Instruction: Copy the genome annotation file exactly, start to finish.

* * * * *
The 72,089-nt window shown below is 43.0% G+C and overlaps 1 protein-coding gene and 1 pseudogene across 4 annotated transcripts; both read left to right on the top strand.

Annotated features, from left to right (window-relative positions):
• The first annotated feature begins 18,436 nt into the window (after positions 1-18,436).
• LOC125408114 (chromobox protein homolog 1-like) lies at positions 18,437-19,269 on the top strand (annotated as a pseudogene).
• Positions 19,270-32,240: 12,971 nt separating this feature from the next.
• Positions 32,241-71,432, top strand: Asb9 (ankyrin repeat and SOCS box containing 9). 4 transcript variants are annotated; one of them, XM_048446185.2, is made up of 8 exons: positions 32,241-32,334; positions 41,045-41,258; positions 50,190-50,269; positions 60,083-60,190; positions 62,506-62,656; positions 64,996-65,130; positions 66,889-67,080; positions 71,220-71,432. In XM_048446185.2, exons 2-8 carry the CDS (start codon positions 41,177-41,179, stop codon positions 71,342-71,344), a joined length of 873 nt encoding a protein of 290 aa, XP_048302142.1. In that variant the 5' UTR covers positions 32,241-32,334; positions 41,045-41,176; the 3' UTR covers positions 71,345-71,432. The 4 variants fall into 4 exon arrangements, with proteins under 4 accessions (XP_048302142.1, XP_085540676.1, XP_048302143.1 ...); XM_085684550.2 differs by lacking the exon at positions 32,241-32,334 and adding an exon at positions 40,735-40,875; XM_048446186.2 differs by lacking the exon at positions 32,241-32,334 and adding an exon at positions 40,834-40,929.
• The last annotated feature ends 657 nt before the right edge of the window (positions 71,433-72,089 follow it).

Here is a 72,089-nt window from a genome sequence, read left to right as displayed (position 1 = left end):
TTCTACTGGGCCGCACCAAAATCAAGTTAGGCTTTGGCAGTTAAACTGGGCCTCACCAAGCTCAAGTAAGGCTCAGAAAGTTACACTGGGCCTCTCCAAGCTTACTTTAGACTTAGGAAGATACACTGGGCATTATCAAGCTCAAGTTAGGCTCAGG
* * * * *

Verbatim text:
The 72,089-nt window shown below is 43.0% G+C and overlaps 1 protein-coding gene and 1 pseudogene across 4 annotated transcripts; both read left to right on the top strand.

Annotated features, from left to right (window-relative positions):
• The first annotated feature begins 18,436 nt into the window (after positions 1-18,436).
• LOC125408114 (chromobox protein homolog 1-like) lies at positions 18,437-19,269 on the top strand (annotated as a pseudogene).
• Positions 19,270-32,240: 12,971 nt separating this feature from the next.
• Positions 32,241-71,432, top strand: Asb9 (ankyrin repeat and SOCS box containing 9). 4 transcript variants are annotated; one of them, XM_048446185.2, is made up of 8 exons: positions 32,241-32,334; positions 41,045-41,258; positions 50,190-50,269; positions 60,083-60,190; positions 62,506-62,656; positions 64,996-65,130; positions 66,889-67,080; positions 71,220-71,432. In XM_048446185.2, exons 2-8 carry the CDS (start codon positions 41,177-41,179, stop codon positions 71,342-71,344), a joined length of 873 nt encoding a protein of 290 aa, XP_048302142.1. In that variant the 5' UTR covers positions 32,241-32,334; positions 41,045-41,176; the 3' UTR covers positions 71,345-71,432. The 4 variants fall into 4 exon arrangements, with proteins under 4 accessions (XP_048302142.1, XP_085540676.1, XP_048302143.1 ...); XM_085684550.2 differs by lacking the exon at positions 32,241-32,334 and adding an exon at positions 40,735-40,875; XM_048446186.2 differs by lacking the exon at positions 32,241-32,334 and adding an exon at positions 40,834-40,929.
• The last annotated feature ends 657 nt before the right edge of the window (positions 71,433-72,089 follow it).

Here is a 72,089-nt window from a genome sequence, read left to right as displayed (position 1 = left end):
TTCTACTGGGCCGCACCAAAATCAAGTTAGGCTTTGGCAGTTAAACTGGGCCTCACCAAGCTCAAGTAAGGCTCAGAAAGTTACACTGGGCCTCTCCAAGCTTACTTTAGACTTAGGAAGATACACTGGGCATTATCAAGCTCAAGTTAGGCTCAGG